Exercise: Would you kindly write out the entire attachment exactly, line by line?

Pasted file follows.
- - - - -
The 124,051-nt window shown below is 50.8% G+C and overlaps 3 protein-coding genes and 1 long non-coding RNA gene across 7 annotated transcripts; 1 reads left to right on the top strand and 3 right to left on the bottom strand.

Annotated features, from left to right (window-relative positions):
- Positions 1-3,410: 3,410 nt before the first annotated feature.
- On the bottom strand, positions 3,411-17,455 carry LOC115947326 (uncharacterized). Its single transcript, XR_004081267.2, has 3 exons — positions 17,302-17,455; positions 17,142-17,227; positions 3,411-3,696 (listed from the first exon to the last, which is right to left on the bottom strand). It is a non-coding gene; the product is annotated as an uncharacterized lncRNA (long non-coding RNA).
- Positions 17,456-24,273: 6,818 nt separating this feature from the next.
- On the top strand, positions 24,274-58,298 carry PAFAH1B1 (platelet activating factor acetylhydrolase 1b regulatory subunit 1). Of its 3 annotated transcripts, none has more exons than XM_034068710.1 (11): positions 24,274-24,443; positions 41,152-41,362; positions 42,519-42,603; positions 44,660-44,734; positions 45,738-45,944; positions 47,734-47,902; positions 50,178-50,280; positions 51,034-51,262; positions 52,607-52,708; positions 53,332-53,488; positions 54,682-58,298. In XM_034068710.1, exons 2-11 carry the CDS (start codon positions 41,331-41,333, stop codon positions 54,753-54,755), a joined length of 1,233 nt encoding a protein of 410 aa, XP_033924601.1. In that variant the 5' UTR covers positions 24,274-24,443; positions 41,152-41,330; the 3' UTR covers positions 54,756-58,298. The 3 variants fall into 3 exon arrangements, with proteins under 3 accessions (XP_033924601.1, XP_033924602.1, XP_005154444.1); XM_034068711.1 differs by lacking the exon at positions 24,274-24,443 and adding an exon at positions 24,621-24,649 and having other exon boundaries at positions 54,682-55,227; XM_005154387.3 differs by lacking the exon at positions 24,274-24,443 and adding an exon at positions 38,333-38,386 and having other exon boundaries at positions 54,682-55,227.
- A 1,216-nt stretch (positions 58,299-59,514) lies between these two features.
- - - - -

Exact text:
The 124,051-nt window shown below is 50.8% G+C and overlaps 3 protein-coding genes and 1 long non-coding RNA gene across 7 annotated transcripts; 1 reads left to right on the top strand and 3 right to left on the bottom strand.

Annotated features, from left to right (window-relative positions):
- Positions 1-3,410: 3,410 nt before the first annotated feature.
- On the bottom strand, positions 3,411-17,455 carry LOC115947326 (uncharacterized). Its single transcript, XR_004081267.2, has 3 exons — positions 17,302-17,455; positions 17,142-17,227; positions 3,411-3,696 (listed from the first exon to the last, which is right to left on the bottom strand). It is a non-coding gene; the product is annotated as an uncharacterized lncRNA (long non-coding RNA).
- Positions 17,456-24,273: 6,818 nt separating this feature from the next.
- On the top strand, positions 24,274-58,298 carry PAFAH1B1 (platelet activating factor acetylhydrolase 1b regulatory subunit 1). Of its 3 annotated transcripts, none has more exons than XM_034068710.1 (11): positions 24,274-24,443; positions 41,152-41,362; positions 42,519-42,603; positions 44,660-44,734; positions 45,738-45,944; positions 47,734-47,902; positions 50,178-50,280; positions 51,034-51,262; positions 52,607-52,708; positions 53,332-53,488; positions 54,682-58,298. In XM_034068710.1, exons 2-11 carry the CDS (start codon positions 41,331-41,333, stop codon positions 54,753-54,755), a joined length of 1,233 nt encoding a protein of 410 aa, XP_033924601.1. In that variant the 5' UTR covers positions 24,274-24,443; positions 41,152-41,330; the 3' UTR covers positions 54,756-58,298. The 3 variants fall into 3 exon arrangements, with proteins under 3 accessions (XP_033924601.1, XP_033924602.1, XP_005154444.1); XM_034068711.1 differs by lacking the exon at positions 24,274-24,443 and adding an exon at positions 24,621-24,649 and having other exon boundaries at positions 54,682-55,227; XM_005154387.3 differs by lacking the exon at positions 24,274-24,443 and adding an exon at positions 38,333-38,386 and having other exon boundaries at positions 54,682-55,227.
- A 1,216-nt stretch (positions 58,299-59,514) lies between these two features.